Illegal Pot Shops Still Have to Follow Access Laws, Suits Argue

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Since September, a San Diego man has filed nine lawsuits against properties hosting unpermitted marijuana storefronts, alleging landlords are discriminating against disabled customers. Illegal storefronts likely have a higher incentive to settle such suits rather go to court, which would make their existence much more conspicuous.

The landlord for Club 64, a pot dispensary in Spring Valley, was hit with a suit alleging discrimination related to disability access. / Photo by Adriana HeldizKarel Spikes wanted to buy marijuana. He just couldn’t get his wheelchair through the door.

Since September, the San Diego-based entertainer has filed nine civil rights lawsuits against properties hosting unpermitted marijuana storefronts. Citing state and federal disability laws, Spikes alleges that the landlords are discriminating against people like him because they haven’t provided handicap-accessible parking and entryways.

Though recreational marijuana became legal in California at the beginning of the year, there are only 13 licensed dispensaries in San Diego — and illegal storefronts pop up faster than officials can shut them down. Unpermitted businesses have a higher incentive to settle such suits rather go to court, which would make their existence much more conspicuous.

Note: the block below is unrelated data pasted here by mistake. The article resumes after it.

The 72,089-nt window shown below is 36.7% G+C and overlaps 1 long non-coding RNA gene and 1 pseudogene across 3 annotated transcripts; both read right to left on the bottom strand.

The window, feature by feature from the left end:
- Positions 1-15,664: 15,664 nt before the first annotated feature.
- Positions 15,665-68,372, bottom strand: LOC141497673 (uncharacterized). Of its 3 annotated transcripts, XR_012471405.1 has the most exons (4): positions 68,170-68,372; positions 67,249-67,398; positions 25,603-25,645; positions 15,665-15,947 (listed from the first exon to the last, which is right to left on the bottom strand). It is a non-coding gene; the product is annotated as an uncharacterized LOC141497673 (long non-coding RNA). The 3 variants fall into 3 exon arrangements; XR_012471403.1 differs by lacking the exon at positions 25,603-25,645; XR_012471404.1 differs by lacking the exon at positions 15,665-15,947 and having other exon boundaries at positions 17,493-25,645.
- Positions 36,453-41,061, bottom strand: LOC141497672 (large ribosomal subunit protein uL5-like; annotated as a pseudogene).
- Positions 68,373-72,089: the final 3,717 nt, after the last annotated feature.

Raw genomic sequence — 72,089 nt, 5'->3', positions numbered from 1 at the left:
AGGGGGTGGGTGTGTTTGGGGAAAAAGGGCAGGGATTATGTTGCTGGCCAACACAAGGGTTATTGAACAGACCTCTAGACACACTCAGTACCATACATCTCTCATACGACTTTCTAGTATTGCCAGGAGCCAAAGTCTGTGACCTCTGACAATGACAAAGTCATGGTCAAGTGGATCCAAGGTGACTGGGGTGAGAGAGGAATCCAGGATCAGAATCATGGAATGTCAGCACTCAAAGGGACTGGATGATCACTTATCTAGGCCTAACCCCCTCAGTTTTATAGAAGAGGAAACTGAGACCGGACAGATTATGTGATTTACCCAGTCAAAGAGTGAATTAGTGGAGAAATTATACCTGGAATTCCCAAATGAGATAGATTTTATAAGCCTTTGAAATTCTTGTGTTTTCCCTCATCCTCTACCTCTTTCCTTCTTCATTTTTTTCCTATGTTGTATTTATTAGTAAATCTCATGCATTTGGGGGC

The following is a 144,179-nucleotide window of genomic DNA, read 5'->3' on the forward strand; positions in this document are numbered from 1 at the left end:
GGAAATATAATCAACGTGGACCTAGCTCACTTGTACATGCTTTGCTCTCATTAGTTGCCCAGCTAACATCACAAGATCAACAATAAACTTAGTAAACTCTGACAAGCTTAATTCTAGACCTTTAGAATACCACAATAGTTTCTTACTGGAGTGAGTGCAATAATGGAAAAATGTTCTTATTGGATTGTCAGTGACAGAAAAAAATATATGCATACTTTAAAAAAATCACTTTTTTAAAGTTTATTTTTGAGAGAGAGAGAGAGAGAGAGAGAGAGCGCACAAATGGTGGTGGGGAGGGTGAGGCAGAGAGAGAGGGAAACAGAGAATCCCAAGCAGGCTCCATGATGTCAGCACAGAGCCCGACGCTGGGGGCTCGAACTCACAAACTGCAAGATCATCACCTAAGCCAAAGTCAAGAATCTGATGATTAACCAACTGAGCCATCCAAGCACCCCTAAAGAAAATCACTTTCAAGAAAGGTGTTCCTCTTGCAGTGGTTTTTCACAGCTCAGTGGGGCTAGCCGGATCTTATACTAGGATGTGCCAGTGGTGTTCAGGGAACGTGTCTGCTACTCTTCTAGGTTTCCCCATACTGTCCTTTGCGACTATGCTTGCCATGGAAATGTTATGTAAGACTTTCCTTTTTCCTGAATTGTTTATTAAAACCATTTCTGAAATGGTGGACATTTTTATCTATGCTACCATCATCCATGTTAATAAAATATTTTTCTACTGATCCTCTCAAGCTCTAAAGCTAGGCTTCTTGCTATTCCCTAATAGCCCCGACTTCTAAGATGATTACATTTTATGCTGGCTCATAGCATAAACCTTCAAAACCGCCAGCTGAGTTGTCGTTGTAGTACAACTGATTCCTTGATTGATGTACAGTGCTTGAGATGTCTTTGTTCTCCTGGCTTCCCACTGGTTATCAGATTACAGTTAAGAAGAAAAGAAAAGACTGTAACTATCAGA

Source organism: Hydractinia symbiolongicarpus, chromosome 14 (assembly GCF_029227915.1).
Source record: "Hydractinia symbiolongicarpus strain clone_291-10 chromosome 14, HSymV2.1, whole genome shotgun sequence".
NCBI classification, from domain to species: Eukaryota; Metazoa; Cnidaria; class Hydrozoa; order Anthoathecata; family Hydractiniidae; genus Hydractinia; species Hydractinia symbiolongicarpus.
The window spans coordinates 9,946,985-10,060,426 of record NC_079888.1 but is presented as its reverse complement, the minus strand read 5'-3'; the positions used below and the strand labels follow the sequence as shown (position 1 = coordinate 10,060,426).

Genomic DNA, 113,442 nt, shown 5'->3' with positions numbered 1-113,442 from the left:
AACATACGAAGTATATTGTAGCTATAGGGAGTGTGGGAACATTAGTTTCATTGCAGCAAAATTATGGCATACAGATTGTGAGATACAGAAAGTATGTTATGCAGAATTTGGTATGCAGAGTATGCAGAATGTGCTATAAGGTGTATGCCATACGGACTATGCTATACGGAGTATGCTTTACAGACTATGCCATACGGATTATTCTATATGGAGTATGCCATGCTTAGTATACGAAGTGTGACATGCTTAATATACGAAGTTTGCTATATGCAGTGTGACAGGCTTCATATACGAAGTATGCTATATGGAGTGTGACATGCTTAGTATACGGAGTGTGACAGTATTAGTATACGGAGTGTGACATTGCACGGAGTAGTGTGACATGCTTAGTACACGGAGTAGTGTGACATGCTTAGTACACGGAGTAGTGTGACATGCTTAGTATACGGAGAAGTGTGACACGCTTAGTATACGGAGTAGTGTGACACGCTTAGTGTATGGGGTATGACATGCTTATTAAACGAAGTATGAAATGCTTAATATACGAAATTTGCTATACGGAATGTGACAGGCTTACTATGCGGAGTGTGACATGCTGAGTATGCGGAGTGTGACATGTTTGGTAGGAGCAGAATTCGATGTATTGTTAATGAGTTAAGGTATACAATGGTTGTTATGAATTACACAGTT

Spikes performs “sit-down” comedy around town and creates YouTube videos for songs he’s written, including “Love Me” and “No Drama with Obama.” He’s filed 171 lawsuits over the last 20 years, primarily with the help of two attorneys, Amy Vandeveld and Thomas Vandeveld. Neither returned requests for an interview.

Spikes answered his phone but quickly hung up. “Dude,” he told me, “this conversation is dead.”

In each of the pot shop complaints, Spikes claims he suffered difficulty, discomfort or embarrassment by not being able to enter the dispensary. In one case, he sought upward of $1.6 million in damages.

The landlords in four of those cases paid Spikes to go away rather than arouse the attention of law enforcement. Two of the landlords targeted by Spikes own other properties that have already been cited by San Diego for hosting unpermitted dispensaries.

Five of Spikes’ disability suits were filed against properties in Spring Valley, an unincorporated part of the San Diego County that’s been dubbed the Wild West of illegal dispensaries.

Although the landlords I spoke to denied having any knowledge of the dispensaries on their properties — they all claimed a tenant had lied about the nature of the business or subleased the site without permission — they found it cheaper to cut a check.